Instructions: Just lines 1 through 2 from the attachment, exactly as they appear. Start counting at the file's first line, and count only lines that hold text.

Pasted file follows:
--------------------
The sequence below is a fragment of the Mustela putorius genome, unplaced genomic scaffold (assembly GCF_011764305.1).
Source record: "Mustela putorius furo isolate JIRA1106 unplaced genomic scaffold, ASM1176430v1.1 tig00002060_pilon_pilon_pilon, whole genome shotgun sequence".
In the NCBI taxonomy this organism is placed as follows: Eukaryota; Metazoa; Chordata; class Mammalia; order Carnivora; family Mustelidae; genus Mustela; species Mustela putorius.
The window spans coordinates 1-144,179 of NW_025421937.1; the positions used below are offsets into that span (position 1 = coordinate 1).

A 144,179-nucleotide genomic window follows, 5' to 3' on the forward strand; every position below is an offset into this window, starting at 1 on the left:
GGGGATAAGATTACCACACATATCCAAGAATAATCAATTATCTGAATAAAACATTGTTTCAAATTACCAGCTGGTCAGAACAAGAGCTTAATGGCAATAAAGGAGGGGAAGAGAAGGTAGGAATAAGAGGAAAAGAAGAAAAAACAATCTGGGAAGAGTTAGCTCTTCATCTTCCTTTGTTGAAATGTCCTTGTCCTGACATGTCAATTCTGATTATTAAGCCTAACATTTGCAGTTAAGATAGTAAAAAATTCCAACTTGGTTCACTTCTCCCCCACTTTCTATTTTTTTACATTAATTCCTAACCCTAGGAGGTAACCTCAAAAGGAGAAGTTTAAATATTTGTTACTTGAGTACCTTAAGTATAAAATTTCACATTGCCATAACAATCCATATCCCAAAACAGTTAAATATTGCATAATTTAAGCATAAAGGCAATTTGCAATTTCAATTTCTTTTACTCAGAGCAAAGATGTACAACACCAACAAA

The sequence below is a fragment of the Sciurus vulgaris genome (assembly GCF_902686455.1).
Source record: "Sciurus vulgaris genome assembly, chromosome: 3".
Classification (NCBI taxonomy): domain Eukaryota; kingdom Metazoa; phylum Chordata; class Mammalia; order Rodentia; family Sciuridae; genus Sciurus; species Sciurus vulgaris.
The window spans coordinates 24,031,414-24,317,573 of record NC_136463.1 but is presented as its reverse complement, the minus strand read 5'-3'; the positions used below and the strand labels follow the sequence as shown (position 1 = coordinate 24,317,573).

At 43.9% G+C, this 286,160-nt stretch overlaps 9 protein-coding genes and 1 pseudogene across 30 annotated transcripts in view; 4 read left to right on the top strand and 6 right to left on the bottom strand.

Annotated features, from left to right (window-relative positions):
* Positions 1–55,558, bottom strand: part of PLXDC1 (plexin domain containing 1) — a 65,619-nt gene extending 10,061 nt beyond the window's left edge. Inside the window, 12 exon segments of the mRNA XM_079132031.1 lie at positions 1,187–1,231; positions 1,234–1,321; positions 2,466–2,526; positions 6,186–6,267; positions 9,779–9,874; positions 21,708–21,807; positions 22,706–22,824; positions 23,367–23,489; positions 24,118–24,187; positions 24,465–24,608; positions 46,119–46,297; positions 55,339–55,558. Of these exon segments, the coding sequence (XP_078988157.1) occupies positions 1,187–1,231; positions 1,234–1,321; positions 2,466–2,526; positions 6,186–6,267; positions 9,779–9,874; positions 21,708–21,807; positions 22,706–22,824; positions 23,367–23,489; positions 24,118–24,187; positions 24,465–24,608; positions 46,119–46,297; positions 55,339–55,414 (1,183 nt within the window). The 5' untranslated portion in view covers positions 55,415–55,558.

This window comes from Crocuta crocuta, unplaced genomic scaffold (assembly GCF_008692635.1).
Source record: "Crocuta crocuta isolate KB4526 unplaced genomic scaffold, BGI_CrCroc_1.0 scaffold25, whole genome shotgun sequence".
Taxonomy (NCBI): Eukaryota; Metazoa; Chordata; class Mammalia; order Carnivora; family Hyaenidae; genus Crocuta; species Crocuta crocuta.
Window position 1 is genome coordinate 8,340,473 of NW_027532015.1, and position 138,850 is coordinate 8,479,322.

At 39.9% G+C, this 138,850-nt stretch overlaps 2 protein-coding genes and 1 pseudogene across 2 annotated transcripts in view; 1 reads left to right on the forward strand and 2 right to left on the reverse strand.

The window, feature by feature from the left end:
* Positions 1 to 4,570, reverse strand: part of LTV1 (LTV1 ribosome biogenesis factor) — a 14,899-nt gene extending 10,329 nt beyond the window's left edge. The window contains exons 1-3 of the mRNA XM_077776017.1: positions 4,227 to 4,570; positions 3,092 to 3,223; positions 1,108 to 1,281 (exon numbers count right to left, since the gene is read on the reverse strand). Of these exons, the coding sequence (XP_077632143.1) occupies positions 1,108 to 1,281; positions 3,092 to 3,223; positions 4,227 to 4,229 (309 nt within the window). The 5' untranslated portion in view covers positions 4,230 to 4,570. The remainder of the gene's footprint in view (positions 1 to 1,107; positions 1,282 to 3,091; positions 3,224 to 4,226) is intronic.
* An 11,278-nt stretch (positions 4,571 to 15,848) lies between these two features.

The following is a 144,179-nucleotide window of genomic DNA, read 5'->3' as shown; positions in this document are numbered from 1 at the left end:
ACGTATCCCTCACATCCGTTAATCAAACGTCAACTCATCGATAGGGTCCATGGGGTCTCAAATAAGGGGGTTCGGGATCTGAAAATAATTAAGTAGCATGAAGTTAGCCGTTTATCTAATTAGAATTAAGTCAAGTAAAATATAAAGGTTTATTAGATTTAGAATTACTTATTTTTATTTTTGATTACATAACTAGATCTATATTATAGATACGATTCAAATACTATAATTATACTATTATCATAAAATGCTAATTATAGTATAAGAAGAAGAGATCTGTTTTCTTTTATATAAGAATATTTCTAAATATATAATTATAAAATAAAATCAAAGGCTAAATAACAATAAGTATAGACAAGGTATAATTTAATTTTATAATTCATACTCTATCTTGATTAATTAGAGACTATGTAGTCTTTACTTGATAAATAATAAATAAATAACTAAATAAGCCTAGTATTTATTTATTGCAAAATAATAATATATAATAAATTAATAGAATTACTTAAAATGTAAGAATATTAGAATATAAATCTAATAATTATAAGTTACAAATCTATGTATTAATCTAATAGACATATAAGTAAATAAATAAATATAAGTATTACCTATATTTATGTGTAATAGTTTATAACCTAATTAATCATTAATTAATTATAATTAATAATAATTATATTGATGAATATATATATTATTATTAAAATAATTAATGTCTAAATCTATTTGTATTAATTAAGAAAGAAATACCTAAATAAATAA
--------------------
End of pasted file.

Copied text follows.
The sequence below is a fragment of the Mustela putorius genome, unplaced genomic scaffold (assembly GCF_011764305.1).
Source record: "Mustela putorius furo isolate JIRA1106 unplaced genomic scaffold, ASM1176430v1.1 tig00002060_pilon_pilon_pilon, whole genome shotgun sequence".